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What is Retail Recruiting?

Written By
Pedro Camacho
Content Producer

The answer to this question is relatively straightforward: retail recruiting is the process of finding and hiring the right job candidates for the retail sector. But the truth of the matter is that recruiting in the retail industry is actually a complex affair that can be a drain on time and resources. Besides having to deal with obstacles like high staff turnover, it must also accommodate the needs of three key stakeholders: candidates, store managers and the corporate office. 

Retail recruitment is closely related to the economic situation: if economies are booming and people are spending more, retail recruitment is likely to be booming too. But what happens to the retail industry during an unparalleled crisis like the current one? For starters, social distancing measures have taken a toll on businesses not deemed essential, while retailers with physical stores have clearly been affected much more than online retailers because of lockdowns. Besides the usual challenges associated with retail, a whole new batch of challenges have arisen. 

But don’t get too down. However daunting it may seem, a successful retail recruiting strategy is possible, even in today’s world. Making use of the right recruiting solutions that combine mobile, social recruiting and smart automation can not only prove to be a time saver, but also an efficient approach going forward. In this post, we will take a look at some of the traditional challenges in retail recruitment, shine a light on how they’ve morphed in today’s climate and take a look at how the right technology can help industries enrich their retail recruiting strategy in a post-COVID world.

Challenges in Retail Recruiting (And How They Look Today)

Turnover

Probably the biggest challenge in retail recruiting has to do with high levels of employee turnover derived from the pressures of seasonal hiring, the complexity of shifts and the lack of long-term employee commitment due to social and economic factors. Turnover has all sorts of negative consequences beginning with the cost of replacing employees, which some studies have estimated to be around $3,200 for an individual earning $20,000 per year. Furthermore, turnover also translates into lost employee productivity since it usually takes weeks for someone new to get to know the mechanisms or store organization.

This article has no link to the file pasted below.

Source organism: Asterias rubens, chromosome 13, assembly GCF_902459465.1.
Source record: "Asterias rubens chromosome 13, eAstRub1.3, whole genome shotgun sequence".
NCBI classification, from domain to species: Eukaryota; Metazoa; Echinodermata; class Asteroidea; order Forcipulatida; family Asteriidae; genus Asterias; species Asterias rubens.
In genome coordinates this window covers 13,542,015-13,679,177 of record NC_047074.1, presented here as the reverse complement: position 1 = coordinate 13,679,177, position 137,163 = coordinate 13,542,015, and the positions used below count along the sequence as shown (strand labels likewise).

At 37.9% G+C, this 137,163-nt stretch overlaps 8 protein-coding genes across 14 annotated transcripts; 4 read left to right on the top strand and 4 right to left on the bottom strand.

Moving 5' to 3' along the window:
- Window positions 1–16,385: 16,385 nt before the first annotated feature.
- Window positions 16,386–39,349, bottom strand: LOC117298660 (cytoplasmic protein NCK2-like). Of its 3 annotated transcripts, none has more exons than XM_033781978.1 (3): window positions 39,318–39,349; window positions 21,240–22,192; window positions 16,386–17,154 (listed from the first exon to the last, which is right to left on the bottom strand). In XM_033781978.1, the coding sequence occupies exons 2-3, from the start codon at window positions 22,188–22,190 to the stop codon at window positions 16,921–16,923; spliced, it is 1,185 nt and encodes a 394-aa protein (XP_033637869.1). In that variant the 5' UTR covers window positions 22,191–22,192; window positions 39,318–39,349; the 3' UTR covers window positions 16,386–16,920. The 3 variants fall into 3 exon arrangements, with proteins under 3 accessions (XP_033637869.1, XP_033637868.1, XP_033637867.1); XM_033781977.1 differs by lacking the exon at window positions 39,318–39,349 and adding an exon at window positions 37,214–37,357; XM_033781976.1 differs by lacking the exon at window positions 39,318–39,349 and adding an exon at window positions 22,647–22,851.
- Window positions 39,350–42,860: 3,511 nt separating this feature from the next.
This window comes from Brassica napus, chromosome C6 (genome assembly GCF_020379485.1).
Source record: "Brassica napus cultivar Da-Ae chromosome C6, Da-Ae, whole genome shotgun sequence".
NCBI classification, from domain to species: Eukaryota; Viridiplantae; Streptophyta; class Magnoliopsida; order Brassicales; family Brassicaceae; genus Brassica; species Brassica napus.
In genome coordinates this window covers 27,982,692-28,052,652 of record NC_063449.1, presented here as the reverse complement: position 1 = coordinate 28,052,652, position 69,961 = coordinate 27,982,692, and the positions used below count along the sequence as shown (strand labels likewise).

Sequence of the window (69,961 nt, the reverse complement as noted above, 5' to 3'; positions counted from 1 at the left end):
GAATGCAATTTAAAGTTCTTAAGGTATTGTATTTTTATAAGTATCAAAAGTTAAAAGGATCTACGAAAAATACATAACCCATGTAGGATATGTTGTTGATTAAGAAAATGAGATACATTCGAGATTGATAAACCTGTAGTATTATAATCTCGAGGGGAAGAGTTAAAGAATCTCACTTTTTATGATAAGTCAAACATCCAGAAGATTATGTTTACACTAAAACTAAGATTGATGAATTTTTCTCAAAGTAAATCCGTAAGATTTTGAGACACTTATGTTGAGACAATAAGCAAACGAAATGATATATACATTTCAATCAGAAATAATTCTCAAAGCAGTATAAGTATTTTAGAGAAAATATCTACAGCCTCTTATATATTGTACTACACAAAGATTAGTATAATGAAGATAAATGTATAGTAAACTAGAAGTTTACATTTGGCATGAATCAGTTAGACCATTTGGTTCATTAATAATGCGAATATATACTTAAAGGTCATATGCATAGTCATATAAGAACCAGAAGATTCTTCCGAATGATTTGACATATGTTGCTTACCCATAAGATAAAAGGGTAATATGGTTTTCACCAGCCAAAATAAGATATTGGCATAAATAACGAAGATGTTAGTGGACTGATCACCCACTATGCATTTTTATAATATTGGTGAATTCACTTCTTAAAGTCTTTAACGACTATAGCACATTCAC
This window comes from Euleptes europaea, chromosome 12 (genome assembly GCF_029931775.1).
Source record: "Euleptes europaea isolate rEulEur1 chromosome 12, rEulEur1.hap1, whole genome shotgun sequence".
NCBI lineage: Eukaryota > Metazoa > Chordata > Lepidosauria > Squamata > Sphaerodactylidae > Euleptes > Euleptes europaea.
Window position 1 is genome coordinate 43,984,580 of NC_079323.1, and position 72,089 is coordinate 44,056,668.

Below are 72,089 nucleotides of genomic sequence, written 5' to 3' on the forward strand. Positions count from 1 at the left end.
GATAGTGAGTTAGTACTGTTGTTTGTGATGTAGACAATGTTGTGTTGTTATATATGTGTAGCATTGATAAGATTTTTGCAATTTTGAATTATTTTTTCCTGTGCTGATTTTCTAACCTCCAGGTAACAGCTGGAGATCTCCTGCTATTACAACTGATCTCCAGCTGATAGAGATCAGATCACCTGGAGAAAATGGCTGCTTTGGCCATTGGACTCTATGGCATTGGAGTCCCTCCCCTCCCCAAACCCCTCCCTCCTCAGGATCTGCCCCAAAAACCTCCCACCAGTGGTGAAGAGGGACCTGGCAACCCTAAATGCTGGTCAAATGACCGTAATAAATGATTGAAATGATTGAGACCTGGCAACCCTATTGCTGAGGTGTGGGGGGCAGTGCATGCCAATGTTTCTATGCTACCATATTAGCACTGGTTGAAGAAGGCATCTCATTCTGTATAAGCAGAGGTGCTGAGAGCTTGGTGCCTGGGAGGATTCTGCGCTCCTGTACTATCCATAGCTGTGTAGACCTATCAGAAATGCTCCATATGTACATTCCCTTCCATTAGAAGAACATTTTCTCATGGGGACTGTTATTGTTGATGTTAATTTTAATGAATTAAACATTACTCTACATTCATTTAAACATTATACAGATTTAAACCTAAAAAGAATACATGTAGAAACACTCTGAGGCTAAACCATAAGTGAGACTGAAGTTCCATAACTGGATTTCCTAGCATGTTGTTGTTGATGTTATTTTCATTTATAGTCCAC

In the current context, turnover is unlikely to be a key issue for a retail company, or any company in general, at least according to the Job Openings and Labor Turnover Summary, a monthly report compiled by the U.S. Bureau of Labor Statistics. The report tracks a figure called the quits rate which divides the number of jobs quit each month in the US by total employment. Under normal circumstances, this number is viewed by policymakers and economists as a measure of job market confidence and usually sits well above 2%. But in March it dipped below 2 for the first time in five years, reaching an almost all time low of 1.4 in April. That number has improved in the last couple of months, but barely, meaning that employees are very likely to hang on to whatever job they may have in the face of current uncertain circumstances.  

High-Volume Recruiting

You’ve probably heard the old saying: for everything there is a season. But for retail recruiters, these words might seem like more of a warning than anything else. Seasonality in the industry brings with it the pressures of high-volume hiring and can overwhelm even the slyest of hiring managers. The typical retail job post in high season can receive hundreds if not thousands of applicants and a lack of tools (and preparation) can translate into wasted hours skimming through unqualified resumes. 

There are several ways to tackle high-volume recruiting but it all begins with retailers attracting and engaging candidates year-round and not just when consumer demand hits stores. Developing candidate talent pools is a top talent acquisition performance driver and can prove to be particularly effective once seasonal hiring pressures arrive. Having hot candidates at your fingertips reduces the time to fill open positions, which can have a direct effect on revenue and customer experience.